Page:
|Paul Adrien Maurice Dirac|
|Born||8 August 1902
|Died||October 20, 1984 (aged 82)
Tallahassee, Florida, USA
|Known for||Nobel Prize in Physics, 1933|
Dirac's father came from the French-speaking part of Switzerland.
Dirac worked out a formulation of quantum mechanics, which includes Erwin Schrödinger's wave mechanics and Werner Heisenberg's matrix mechanics in 1926. In 1928 he found the Dirac equation and he found out that spin in quantum mechanics is an effect of relativity. The Dirac equation allowed Dirac to predict the existence of antimatter, which is the opposite of matter.
In 1933 he won the Nobel Prize in Physics.
Dirac was the Lucasian Professor of Mathematics chair at Cambridge University from 1932 until his retirement in 1969. He was Professor of Physics at Florida State University from 1972 until his death in 1984.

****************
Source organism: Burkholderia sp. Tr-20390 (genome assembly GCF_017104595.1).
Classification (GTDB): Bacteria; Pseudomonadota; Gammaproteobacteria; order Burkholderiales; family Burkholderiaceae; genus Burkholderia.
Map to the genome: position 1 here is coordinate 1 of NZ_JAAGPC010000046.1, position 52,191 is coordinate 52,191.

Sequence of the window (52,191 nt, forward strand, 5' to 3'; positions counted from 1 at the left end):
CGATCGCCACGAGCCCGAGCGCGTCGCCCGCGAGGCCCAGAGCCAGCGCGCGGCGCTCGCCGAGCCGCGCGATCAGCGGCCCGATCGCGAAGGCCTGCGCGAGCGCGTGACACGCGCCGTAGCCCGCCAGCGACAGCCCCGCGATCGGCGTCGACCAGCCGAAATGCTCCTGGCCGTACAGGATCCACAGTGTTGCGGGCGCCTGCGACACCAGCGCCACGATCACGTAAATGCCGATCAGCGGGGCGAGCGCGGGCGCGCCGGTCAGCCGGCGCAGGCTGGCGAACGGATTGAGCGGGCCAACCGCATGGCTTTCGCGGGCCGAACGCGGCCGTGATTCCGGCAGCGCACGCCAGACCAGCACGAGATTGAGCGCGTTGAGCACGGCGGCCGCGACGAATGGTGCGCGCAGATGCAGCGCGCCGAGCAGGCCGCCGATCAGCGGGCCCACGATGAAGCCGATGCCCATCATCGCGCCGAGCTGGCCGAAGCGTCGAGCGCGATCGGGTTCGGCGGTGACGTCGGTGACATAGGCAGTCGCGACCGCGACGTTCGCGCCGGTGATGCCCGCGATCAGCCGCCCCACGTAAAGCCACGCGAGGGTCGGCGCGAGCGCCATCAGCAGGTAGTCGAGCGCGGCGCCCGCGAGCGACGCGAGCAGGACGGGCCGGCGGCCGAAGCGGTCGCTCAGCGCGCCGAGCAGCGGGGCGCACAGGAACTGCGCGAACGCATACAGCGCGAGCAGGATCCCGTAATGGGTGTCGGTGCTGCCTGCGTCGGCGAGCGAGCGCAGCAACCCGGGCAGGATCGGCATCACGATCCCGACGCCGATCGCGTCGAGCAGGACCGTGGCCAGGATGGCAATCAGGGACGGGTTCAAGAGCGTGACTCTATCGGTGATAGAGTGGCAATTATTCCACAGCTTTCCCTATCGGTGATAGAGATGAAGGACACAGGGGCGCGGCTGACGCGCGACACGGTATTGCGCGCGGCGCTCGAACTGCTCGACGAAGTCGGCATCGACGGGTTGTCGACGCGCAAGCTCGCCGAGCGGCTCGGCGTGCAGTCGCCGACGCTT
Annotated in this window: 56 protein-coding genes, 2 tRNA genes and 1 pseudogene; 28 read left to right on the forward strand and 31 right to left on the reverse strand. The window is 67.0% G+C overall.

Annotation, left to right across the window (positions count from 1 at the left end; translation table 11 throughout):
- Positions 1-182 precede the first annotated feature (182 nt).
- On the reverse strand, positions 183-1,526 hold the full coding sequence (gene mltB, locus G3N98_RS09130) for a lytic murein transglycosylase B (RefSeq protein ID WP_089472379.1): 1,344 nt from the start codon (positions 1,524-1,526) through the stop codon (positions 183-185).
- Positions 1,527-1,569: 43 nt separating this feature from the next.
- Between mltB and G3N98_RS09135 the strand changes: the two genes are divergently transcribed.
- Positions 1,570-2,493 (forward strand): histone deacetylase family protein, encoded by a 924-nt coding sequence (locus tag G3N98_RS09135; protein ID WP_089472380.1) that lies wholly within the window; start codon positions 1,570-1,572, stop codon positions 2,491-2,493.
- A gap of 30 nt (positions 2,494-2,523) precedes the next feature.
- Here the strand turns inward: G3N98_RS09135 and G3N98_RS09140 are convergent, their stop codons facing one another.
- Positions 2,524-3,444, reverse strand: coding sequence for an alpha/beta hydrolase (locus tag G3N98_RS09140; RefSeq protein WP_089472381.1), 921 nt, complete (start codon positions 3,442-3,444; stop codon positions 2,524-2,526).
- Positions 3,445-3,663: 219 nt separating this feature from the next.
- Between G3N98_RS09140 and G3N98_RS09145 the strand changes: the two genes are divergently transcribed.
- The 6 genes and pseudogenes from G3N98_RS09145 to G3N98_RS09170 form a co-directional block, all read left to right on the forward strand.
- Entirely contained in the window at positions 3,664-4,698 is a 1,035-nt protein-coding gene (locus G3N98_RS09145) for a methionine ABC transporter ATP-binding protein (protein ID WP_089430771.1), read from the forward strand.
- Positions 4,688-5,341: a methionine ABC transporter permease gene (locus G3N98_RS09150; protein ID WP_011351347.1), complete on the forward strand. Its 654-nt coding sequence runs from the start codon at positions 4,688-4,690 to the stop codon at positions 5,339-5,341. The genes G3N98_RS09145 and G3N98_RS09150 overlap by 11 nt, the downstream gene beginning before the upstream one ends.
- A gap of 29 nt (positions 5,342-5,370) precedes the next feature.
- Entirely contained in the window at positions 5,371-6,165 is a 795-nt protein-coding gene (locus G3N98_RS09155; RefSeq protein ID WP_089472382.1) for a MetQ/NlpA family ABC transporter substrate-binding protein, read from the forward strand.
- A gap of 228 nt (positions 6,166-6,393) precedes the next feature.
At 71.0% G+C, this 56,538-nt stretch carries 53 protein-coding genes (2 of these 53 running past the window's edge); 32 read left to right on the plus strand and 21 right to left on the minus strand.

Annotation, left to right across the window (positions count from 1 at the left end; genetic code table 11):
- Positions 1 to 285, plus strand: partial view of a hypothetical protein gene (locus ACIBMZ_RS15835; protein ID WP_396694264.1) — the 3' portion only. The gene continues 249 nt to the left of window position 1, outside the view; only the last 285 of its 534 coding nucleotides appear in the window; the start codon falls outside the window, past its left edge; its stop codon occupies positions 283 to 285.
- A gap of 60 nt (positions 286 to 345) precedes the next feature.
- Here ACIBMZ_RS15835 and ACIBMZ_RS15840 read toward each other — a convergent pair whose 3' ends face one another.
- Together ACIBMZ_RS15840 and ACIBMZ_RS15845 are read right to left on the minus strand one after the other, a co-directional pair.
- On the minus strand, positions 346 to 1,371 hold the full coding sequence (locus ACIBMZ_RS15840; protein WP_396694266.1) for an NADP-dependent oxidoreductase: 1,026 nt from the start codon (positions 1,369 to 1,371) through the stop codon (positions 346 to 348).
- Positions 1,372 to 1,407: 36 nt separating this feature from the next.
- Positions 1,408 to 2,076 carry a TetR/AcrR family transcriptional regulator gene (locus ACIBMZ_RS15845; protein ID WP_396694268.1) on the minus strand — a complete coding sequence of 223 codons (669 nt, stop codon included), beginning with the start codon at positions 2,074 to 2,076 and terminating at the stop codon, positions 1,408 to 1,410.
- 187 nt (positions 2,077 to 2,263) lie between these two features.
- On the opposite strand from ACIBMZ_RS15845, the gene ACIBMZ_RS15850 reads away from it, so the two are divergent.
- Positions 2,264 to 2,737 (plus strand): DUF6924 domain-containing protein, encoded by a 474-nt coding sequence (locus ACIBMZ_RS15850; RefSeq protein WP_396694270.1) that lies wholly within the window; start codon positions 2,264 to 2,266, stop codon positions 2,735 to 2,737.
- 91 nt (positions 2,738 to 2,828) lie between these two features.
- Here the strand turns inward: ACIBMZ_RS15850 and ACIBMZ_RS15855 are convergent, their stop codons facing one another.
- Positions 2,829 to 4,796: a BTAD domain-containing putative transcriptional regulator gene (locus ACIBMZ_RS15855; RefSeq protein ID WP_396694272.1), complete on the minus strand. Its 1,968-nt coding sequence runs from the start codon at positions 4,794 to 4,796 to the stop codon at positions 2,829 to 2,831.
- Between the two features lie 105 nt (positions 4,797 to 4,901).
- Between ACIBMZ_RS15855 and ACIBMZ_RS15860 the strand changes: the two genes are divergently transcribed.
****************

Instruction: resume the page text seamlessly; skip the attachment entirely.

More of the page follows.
|Wikimedia Commons has media related to: Paul Dirac|
- Dirac Medal of the International Centre for Theoretical Physics
- Dirac Medal of the World Association of Theoretically Oriented Chemists (WATOC)
- Photographs of Dirac
- The Paul Dirac Collection at Florida State University
- The Paul A. M. Dirac Collection Finding Aid at Florida State University
- Photocopies of Dirac's papers from the Florida State University collection, held under Dirac's name in the Archive Centre of Churchill College, Cambridge, UK
- Letters from Dirac (1932-36) and other papers, held in the Personal Papers archives of St John's College, Cambridge, UK
- Annotated bibliography for Paul Dirac from the Alsos Digital Library for Nuclear Issues